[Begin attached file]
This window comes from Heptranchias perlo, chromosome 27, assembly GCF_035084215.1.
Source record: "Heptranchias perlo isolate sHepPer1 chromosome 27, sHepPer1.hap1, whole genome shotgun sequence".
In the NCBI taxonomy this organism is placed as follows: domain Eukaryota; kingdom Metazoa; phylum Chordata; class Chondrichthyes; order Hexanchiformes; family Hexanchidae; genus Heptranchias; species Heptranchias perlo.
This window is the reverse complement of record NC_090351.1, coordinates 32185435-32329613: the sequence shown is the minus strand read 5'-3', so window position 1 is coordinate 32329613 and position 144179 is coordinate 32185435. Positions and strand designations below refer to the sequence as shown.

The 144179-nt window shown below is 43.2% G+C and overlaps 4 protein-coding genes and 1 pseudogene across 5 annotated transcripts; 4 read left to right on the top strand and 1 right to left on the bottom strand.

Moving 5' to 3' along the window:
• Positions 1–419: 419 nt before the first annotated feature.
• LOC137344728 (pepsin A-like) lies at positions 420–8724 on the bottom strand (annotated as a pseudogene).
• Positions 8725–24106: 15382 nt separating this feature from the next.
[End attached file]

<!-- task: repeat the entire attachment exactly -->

This window comes from Heptranchias perlo, chromosome 27, assembly GCF_035084215.1.
Source record: "Heptranchias perlo isolate sHepPer1 chromosome 27, sHepPer1.hap1, whole genome shotgun sequence".
In the NCBI taxonomy this organism is placed as follows: domain Eukaryota; kingdom Metazoa; phylum Chordata; class Chondrichthyes; order Hexanchiformes; family Hexanchidae; genus Heptranchias; species Heptranchias perlo.
This window is the reverse complement of record NC_090351.1, coordinates 32185435-32329613: the sequence shown is the minus strand read 5'-3', so window position 1 is coordinate 32329613 and position 144179 is coordinate 32185435. Positions and strand designations below refer to the sequence as shown.

The 144179-nt window shown below is 43.2% G+C and overlaps 4 protein-coding genes and 1 pseudogene across 5 annotated transcripts; 4 read left to right on the top strand and 1 right to left on the bottom strand.

Moving 5' to 3' along the window:
• Positions 1–419: 419 nt before the first annotated feature.
• LOC137344728 (pepsin A-like) lies at positions 420–8724 on the bottom strand (annotated as a pseudogene).
• Positions 8725–24106: 15382 nt separating this feature from the next.